In Memoriam 1942 – 2013 “Roger Ebert loved movies.”

RogerEbert.com

Dolittle

A wild whirlwind of a mess, without any coherence, without even a guiding principle.

Other reviews
Review Archives

Ballad of Narayama

"The Ballad of Narayama" is a Japanese film of great beauty and elegant artifice, telling a story of startling cruelty. What a space it opens…

Other reviews
Great Movie Archives

Reviews

A Nightmare on Elm Street

A Nightmare on Elm Street movie review
  |  

Forget about the plot, the actors and the director. What you require to make a new "Nightmare on Elm Street" are these three off-the-shelf sound effects: 1. A sudden, loud clanging noise mixed with a musical chord. 2. Snicker-snack sounds, which Freddy Krueger's steel finger claws make every time they are seen. 3. A voice deepener, to drop Freddy's speaking voice to an ominous level.

On top of that, you need your sudden cuts, your lighting from below, your thump-thump-thumps and of course a dog that barks at something unseen in the night, so that your teenage heroine can go out on the lawn in bare feet and flimsy PJs and call "Rufus! Rufus! Here, boy!" You know in your bones that Rufus is now checking into Doggie Heaven.

Advertisement

Oh, and actors. Lots of Dead Teenagers, seen in the last moments of their lives, when they enjoy a farewell Moment of Deceptive Safety just before there's a sudden loud clanging noise and the snicker-snack claws disembowel them and Freddy rumbles, You have nothing to worry about. This won't hurt one … little ... bit.

The 2010 edition of "A Nightmare on Elm Street" is number 8 1/2 in the series. I arrive at that number not out of a desperate desire to be seeing the Fellini film instead, but because "Freddy vs. Jason" (2003) should in all fairness count for half a film on this list, and half a film on the "Friday the 13th" list.

It is sad to think of all those Dead Teenagers. They were played by ambitious, talented young actors, some of them now in their 40s, who survived grueling auditions for the honor of being slashed by Freddy. Some of them are now successful: Johnny Depp, for example. Robert Englund became famous playing Freddy, but where can that lead when you're always wearing a mask of makeup. Now Jackie Earle Haley plays the role. For what purpose? He might as well play Santa Claus.

It was 26 long years ago when Freddy first began to haunt the nightmares of the children of Elm Street in Springwood, Ohio. At least 137 victims have been claimed by Freddy in the years since then, but the shady little street is still lined with handsome homes, and hasn't been leveled, covered with ashes and sprinkled with holy water. The franchise was founded by Wes Craven, the Ray Kroc of horror, who made the excellent "Wes Craven's New Nightmare" (1994), about Freddy haunting the dreams of the makers of the "Nightmare" movies.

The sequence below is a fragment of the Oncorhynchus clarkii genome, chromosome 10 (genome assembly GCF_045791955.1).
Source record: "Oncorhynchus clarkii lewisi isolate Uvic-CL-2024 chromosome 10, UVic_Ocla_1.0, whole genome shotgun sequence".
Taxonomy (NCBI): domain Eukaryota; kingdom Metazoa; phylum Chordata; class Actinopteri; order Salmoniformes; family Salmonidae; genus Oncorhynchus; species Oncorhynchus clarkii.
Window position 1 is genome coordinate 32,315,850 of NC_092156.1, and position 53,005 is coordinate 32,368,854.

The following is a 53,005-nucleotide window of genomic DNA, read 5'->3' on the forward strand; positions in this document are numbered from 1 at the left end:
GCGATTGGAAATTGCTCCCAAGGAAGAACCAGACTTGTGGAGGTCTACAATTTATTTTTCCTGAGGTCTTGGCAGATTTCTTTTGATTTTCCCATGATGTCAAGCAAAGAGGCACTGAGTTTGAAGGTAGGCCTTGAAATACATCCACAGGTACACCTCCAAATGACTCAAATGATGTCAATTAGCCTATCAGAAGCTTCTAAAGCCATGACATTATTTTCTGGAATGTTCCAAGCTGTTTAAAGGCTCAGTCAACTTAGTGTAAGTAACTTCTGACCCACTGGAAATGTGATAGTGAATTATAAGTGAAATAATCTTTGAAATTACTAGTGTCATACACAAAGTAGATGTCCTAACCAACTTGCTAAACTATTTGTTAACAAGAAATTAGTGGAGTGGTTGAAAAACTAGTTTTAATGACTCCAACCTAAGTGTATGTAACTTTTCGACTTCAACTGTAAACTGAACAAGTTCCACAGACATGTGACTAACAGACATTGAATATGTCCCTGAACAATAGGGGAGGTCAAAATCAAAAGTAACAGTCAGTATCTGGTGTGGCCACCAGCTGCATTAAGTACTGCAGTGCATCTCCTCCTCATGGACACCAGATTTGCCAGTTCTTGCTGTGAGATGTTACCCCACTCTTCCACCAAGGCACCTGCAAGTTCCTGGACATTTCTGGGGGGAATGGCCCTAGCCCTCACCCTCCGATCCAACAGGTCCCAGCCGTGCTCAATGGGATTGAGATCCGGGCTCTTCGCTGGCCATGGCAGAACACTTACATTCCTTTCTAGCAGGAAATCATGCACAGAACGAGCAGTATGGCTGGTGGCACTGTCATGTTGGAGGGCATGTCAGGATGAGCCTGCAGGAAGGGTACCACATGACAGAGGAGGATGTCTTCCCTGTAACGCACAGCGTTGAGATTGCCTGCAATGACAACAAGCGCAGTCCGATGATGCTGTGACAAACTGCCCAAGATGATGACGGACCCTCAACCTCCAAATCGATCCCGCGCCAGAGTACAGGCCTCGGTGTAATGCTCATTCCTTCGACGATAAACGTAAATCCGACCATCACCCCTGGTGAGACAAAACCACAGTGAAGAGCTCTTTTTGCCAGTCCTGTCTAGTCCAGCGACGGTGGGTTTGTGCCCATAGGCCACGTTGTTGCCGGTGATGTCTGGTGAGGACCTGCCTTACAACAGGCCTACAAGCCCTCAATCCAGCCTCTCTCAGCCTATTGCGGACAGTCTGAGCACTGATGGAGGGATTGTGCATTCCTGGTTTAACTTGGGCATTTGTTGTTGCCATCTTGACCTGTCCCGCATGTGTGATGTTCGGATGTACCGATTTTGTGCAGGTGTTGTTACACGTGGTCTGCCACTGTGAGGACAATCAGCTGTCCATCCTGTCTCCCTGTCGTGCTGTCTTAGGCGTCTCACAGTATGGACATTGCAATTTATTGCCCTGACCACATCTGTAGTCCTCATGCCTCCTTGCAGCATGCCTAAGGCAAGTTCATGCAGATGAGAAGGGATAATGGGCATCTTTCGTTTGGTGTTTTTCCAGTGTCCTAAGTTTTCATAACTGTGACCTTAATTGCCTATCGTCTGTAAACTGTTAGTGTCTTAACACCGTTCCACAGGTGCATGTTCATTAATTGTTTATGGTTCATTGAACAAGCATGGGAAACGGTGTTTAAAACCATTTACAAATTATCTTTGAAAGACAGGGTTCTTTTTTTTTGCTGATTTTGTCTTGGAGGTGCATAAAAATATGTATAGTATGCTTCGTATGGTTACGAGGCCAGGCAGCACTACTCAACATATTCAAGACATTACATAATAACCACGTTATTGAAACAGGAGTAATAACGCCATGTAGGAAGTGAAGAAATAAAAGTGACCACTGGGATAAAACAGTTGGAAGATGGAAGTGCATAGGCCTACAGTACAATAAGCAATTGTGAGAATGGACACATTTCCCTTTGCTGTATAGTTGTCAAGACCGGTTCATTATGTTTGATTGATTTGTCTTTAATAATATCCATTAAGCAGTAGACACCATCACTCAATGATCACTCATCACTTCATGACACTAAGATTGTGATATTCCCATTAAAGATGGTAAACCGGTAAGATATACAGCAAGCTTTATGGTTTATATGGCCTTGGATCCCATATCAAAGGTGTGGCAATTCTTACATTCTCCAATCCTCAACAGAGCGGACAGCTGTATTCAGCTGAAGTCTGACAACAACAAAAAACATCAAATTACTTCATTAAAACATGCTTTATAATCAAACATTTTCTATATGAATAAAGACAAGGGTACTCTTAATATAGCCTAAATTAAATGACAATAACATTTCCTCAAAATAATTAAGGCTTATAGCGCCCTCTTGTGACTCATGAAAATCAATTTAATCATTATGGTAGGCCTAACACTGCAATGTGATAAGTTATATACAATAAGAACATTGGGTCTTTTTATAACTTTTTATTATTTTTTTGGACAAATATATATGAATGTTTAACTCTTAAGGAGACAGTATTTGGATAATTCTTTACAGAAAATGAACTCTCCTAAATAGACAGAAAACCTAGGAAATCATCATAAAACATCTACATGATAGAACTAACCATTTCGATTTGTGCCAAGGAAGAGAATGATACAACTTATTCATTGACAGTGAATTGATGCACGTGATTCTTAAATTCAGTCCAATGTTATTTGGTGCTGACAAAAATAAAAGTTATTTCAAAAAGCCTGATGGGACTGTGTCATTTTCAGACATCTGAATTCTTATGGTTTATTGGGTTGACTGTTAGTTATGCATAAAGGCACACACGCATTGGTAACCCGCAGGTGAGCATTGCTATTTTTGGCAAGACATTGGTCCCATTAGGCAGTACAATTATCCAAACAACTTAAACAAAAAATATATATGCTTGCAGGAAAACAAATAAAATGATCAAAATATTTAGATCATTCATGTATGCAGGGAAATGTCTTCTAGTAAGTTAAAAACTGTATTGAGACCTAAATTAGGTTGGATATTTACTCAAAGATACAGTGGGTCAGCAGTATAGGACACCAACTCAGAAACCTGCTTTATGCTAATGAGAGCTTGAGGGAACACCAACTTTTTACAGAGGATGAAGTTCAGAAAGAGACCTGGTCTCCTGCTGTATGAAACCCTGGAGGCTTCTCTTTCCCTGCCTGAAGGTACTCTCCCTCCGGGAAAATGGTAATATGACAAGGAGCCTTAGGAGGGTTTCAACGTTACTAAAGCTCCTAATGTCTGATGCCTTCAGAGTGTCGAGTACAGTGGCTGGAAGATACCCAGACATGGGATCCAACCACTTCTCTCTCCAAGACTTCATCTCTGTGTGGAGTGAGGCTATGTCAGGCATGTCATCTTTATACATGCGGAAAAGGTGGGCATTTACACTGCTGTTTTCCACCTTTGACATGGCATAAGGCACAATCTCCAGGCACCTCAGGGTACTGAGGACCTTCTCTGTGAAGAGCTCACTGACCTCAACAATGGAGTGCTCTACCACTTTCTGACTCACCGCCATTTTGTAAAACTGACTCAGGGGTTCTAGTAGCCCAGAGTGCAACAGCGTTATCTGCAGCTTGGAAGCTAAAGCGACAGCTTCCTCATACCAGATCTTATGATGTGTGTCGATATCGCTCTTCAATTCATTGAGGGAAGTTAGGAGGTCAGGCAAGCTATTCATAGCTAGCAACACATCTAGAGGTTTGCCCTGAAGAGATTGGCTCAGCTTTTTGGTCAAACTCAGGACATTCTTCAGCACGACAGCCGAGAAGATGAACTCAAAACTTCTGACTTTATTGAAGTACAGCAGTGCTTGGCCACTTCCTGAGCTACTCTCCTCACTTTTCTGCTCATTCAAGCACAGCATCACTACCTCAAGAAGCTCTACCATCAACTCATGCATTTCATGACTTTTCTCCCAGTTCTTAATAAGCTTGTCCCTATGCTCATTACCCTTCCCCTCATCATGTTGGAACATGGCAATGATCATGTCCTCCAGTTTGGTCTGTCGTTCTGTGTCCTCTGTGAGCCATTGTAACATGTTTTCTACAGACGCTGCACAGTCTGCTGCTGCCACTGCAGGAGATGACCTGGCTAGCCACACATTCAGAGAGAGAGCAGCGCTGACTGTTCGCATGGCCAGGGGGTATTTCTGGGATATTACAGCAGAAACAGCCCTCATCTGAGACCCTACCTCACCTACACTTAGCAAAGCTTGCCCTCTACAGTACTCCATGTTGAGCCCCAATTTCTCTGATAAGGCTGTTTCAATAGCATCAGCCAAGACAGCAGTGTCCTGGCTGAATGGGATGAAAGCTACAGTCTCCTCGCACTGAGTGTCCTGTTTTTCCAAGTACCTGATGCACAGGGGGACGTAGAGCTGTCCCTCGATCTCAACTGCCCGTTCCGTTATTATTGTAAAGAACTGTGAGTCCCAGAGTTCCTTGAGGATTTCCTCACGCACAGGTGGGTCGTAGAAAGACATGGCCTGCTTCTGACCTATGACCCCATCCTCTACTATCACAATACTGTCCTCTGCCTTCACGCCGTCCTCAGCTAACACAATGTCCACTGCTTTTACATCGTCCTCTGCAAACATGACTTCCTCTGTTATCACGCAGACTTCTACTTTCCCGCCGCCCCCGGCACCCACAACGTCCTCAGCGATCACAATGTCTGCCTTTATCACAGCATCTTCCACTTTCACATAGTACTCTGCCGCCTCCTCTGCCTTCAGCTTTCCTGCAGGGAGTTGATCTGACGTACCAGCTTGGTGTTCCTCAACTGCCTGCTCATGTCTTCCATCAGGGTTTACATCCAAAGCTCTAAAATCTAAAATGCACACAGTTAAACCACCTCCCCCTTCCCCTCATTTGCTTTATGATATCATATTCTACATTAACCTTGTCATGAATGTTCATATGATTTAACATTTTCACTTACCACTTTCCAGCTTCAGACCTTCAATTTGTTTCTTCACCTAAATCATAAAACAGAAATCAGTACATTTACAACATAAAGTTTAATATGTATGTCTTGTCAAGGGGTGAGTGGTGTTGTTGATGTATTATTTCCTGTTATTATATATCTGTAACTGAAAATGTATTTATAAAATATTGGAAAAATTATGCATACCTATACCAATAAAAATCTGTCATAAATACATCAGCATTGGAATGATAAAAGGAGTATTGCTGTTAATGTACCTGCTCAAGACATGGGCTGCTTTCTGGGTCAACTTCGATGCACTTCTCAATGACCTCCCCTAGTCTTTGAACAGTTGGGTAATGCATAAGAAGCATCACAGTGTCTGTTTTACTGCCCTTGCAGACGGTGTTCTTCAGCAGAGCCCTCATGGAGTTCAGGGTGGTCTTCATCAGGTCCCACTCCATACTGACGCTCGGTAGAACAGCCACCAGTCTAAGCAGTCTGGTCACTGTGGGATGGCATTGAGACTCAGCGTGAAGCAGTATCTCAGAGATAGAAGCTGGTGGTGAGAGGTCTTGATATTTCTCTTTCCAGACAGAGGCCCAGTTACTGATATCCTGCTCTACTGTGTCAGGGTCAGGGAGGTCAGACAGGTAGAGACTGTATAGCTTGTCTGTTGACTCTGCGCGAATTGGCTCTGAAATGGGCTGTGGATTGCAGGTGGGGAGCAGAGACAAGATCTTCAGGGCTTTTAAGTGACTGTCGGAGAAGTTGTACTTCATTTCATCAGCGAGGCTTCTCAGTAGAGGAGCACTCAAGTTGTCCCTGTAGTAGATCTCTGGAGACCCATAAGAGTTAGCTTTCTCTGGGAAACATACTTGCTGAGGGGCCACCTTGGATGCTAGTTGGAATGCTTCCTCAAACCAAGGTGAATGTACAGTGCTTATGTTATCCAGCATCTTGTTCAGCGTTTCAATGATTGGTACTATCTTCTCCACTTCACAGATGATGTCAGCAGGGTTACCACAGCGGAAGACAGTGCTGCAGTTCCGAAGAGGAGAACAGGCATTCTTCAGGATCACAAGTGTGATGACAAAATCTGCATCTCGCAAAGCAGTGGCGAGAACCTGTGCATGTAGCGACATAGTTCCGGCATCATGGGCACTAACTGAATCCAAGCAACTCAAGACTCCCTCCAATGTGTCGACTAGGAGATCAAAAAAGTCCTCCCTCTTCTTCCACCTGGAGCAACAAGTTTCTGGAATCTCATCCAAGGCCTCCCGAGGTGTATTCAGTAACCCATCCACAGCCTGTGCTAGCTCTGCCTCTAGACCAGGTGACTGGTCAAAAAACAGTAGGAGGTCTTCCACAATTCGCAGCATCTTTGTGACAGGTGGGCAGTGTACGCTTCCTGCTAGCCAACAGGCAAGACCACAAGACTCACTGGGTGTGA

Freddy is not a good argument for a supernatural existence. He can live inside wallpaper, appear anywhere and has no need of physical existence, except, arguably, when he inflicts actual physical damage. Yet he's such a bore, always growling away with his deep-voiced hahahahaha. If a man leads an interesting life, he ought to be able to make good conversation, is what I say.

I stared at "A Nightmare on Elm Street" with weary resignation. The movie consists of a series of teenagers who are introduced, haunted by nightmares and then slashed to death by Freddy. So what? Are we supposed to be scared? Is the sudden clanging chord supposed to evoke a fearful Pavlovian response? For Rufus, maybe, but not for me. Here, boy.

Advertisement

Popular Blog Posts

​Joker Leads Oscar Nominations

The 2020 Oscar nominations.

Creators of Modern Sherlock Bring Dracula to Life on Netflix

A review of Netflix's Dracula, from the creators of Sherlock.

Killer Inside: The Mind of Aaron Hernandez Offers Glimpse into American Tragedy

A review of the new Netflix crime docuseries about former New England Patriot Aaron Hernandez.

The 4-Star Films of 2019

A collection of the reviews given our highest possible grade in 2019.

Reveal Comments
comments powered by Disqus